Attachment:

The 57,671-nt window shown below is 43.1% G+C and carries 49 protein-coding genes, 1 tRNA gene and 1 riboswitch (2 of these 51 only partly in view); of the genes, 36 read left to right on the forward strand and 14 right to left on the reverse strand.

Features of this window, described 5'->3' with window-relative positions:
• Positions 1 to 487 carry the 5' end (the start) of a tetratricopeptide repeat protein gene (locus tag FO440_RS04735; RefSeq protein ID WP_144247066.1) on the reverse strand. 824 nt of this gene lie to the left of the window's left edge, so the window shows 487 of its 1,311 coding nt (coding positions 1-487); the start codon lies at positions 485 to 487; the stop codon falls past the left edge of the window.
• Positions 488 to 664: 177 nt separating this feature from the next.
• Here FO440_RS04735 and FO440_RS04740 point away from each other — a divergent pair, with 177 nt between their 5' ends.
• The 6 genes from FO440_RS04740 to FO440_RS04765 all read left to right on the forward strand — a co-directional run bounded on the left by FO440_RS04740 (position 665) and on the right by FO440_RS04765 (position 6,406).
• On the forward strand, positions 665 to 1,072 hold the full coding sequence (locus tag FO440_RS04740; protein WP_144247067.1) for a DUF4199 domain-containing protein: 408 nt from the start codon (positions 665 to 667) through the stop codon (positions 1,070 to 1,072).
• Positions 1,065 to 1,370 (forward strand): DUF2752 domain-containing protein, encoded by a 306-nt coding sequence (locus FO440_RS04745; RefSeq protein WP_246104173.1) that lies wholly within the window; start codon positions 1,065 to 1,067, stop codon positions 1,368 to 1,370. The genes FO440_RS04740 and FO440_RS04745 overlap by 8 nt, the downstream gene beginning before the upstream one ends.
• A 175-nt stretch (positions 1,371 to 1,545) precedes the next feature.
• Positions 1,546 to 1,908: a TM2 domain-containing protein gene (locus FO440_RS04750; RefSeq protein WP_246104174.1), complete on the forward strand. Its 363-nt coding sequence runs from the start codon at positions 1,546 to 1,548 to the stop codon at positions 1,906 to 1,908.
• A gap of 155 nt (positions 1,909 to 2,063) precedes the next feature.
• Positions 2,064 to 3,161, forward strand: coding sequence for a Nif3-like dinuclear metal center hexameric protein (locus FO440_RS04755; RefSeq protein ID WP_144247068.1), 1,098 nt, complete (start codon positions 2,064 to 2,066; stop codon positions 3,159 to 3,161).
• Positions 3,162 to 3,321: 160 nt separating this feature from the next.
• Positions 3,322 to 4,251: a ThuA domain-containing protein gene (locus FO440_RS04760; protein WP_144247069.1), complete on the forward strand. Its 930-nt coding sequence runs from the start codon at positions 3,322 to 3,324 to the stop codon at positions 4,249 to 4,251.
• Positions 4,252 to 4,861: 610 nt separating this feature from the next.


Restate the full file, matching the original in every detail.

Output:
The 57,671-nt window shown below is 43.1% G+C and carries 49 protein-coding genes, 1 tRNA gene and 1 riboswitch (2 of these 51 only partly in view); of the genes, 36 read left to right on the forward strand and 14 right to left on the reverse strand.

Features of this window, described 5'->3' with window-relative positions:
• Positions 1 to 487 carry the 5' end (the start) of a tetratricopeptide repeat protein gene (locus tag FO440_RS04735; RefSeq protein ID WP_144247066.1) on the reverse strand. 824 nt of this gene lie to the left of the window's left edge, so the window shows 487 of its 1,311 coding nt (coding positions 1-487); the start codon lies at positions 485 to 487; the stop codon falls past the left edge of the window.
• Positions 488 to 664: 177 nt separating this feature from the next.
• Here FO440_RS04735 and FO440_RS04740 point away from each other — a divergent pair, with 177 nt between their 5' ends.
• The 6 genes from FO440_RS04740 to FO440_RS04765 all read left to right on the forward strand — a co-directional run bounded on the left by FO440_RS04740 (position 665) and on the right by FO440_RS04765 (position 6,406).
• On the forward strand, positions 665 to 1,072 hold the full coding sequence (locus tag FO440_RS04740; protein WP_144247067.1) for a DUF4199 domain-containing protein: 408 nt from the start codon (positions 665 to 667) through the stop codon (positions 1,070 to 1,072).
• Positions 1,065 to 1,370 (forward strand): DUF2752 domain-containing protein, encoded by a 306-nt coding sequence (locus FO440_RS04745; RefSeq protein WP_246104173.1) that lies wholly within the window; start codon positions 1,065 to 1,067, stop codon positions 1,368 to 1,370. The genes FO440_RS04740 and FO440_RS04745 overlap by 8 nt, the downstream gene beginning before the upstream one ends.
• A 175-nt stretch (positions 1,371 to 1,545) precedes the next feature.
• Positions 1,546 to 1,908: a TM2 domain-containing protein gene (locus FO440_RS04750; RefSeq protein WP_246104174.1), complete on the forward strand. Its 363-nt coding sequence runs from the start codon at positions 1,546 to 1,548 to the stop codon at positions 1,906 to 1,908.
• A gap of 155 nt (positions 1,909 to 2,063) precedes the next feature.
• Positions 2,064 to 3,161, forward strand: coding sequence for a Nif3-like dinuclear metal center hexameric protein (locus FO440_RS04755; RefSeq protein ID WP_144247068.1), 1,098 nt, complete (start codon positions 2,064 to 2,066; stop codon positions 3,159 to 3,161).
• Positions 3,162 to 3,321: 160 nt separating this feature from the next.
• Positions 3,322 to 4,251: a ThuA domain-containing protein gene (locus FO440_RS04760; protein WP_144247069.1), complete on the forward strand. Its 930-nt coding sequence runs from the start codon at positions 3,322 to 3,324 to the stop codon at positions 4,249 to 4,251.
• Positions 4,252 to 4,861: 610 nt separating this feature from the next.